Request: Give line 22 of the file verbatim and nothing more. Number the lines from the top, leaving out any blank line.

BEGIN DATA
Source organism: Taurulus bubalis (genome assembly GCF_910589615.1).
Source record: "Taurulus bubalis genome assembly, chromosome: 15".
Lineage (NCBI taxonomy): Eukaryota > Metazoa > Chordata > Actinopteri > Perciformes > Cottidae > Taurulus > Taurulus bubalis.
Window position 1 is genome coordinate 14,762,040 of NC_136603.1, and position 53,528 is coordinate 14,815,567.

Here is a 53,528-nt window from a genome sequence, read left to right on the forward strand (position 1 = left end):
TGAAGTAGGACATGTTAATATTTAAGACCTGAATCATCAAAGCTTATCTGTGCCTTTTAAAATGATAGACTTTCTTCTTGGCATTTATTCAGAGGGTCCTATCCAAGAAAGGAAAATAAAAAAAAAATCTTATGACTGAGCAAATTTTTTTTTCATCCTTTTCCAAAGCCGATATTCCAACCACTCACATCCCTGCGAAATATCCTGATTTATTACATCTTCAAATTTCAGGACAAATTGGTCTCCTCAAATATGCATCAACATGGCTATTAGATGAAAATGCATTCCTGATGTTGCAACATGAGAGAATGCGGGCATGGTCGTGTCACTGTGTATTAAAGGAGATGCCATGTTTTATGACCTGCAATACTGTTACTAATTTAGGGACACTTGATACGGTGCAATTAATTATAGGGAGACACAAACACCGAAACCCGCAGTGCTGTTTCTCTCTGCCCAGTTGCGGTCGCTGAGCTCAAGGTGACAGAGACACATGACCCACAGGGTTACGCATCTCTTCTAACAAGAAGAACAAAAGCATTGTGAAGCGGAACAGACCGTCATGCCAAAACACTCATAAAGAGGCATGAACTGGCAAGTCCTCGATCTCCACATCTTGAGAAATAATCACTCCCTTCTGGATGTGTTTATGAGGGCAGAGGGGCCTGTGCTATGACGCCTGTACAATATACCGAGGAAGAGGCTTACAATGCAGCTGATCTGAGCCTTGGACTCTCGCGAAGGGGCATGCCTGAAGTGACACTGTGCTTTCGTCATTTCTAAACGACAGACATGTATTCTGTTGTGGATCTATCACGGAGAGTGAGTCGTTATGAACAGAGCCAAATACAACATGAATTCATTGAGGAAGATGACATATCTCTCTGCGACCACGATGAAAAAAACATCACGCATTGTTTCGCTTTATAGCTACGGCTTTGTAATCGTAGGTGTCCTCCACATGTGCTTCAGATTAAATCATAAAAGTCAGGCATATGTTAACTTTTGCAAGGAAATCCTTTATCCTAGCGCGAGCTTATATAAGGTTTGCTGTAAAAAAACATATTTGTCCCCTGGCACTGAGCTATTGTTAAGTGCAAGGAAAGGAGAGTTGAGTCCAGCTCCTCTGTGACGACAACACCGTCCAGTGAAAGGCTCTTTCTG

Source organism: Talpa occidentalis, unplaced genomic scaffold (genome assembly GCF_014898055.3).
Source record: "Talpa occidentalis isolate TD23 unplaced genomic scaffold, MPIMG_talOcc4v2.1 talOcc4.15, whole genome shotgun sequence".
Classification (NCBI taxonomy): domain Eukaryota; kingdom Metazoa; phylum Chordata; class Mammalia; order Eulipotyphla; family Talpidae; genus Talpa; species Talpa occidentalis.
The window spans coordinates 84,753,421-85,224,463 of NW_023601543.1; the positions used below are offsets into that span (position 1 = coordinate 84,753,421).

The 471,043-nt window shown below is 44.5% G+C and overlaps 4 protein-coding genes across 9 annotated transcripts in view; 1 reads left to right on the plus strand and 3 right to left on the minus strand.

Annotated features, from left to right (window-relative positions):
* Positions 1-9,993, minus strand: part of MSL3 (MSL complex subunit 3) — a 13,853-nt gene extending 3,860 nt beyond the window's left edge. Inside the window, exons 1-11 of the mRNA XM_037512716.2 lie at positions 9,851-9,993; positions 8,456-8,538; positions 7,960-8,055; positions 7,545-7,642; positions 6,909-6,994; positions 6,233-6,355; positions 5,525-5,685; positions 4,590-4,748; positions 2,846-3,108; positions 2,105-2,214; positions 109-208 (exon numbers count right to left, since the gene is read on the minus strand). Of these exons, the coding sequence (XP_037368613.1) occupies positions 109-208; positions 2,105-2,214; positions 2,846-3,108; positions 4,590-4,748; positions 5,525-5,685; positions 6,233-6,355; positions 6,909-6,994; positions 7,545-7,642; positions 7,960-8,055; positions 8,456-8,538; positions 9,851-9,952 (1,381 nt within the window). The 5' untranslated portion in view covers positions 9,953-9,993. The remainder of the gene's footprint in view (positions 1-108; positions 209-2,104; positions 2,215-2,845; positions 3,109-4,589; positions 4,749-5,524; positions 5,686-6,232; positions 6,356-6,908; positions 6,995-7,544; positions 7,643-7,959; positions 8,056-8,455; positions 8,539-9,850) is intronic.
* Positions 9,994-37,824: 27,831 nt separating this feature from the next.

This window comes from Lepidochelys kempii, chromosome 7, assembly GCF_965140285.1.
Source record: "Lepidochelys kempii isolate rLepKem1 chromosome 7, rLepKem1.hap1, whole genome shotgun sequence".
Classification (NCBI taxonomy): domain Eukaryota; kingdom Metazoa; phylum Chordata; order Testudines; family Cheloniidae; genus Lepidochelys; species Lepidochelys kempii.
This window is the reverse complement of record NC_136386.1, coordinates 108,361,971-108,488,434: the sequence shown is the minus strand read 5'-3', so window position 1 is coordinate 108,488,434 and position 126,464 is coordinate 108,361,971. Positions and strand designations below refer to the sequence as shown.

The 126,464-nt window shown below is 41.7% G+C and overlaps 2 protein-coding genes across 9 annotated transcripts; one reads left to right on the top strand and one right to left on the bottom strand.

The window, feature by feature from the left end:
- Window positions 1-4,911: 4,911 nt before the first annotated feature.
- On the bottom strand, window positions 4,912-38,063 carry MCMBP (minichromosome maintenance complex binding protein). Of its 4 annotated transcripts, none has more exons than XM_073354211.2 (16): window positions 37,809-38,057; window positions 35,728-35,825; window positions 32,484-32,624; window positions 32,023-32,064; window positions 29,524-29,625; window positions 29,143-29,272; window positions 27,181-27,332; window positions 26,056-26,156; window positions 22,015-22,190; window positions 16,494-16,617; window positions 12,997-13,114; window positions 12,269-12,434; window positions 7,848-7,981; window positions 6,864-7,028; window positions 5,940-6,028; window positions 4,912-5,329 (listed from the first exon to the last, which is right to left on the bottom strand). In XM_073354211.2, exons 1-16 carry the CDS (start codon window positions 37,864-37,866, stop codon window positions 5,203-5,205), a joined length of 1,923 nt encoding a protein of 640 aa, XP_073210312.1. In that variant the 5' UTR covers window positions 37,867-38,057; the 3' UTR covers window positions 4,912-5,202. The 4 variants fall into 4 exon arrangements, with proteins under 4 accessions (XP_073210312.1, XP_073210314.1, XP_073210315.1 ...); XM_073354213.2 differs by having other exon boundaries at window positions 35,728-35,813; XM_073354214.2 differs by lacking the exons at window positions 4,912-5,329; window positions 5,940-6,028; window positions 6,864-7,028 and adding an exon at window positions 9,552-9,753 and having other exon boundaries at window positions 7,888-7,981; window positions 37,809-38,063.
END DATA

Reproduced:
- On the bottom strand, window positions 4,912-38,063 carry MCMBP (minichromosome maintenance complex binding protein). Of its 4 annotated transcripts, none has more exons than XM_073354211.2 (16): window positions 37,809-38,057; window positions 35,728-35,825; window positions 32,484-32,624; window positions 32,023-32,064; window positions 29,524-29,625; window positions 29,143-29,272; window positions 27,181-27,332; window positions 26,056-26,156; window positions 22,015-22,190; window positions 16,494-16,617; window positions 12,997-13,114; window positions 12,269-12,434; window positions 7,848-7,981; window positions 6,864-7,028; window positions 5,940-6,028; window positions 4,912-5,329 (listed from the first exon to the last, which is right to left on the bottom strand). In XM_073354211.2, exons 1-16 carry the CDS (start codon window positions 37,864-37,866, stop codon window positions 5,203-5,205), a joined length of 1,923 nt encoding a protein of 640 aa, XP_073210312.1. In that variant the 5' UTR covers window positions 37,867-38,057; the 3' UTR covers window positions 4,912-5,202. The 4 variants fall into 4 exon arrangements, with proteins under 4 accessions (XP_073210312.1, XP_073210314.1, XP_073210315.1 ...); XM_073354213.2 differs by having other exon boundaries at window positions 35,728-35,813; XM_073354214.2 differs by lacking the exons at window positions 4,912-5,329; window positions 5,940-6,028; window positions 6,864-7,028 and adding an exon at window positions 9,552-9,753 and having other exon boundaries at window positions 7,888-7,981; window positions 37,809-38,063.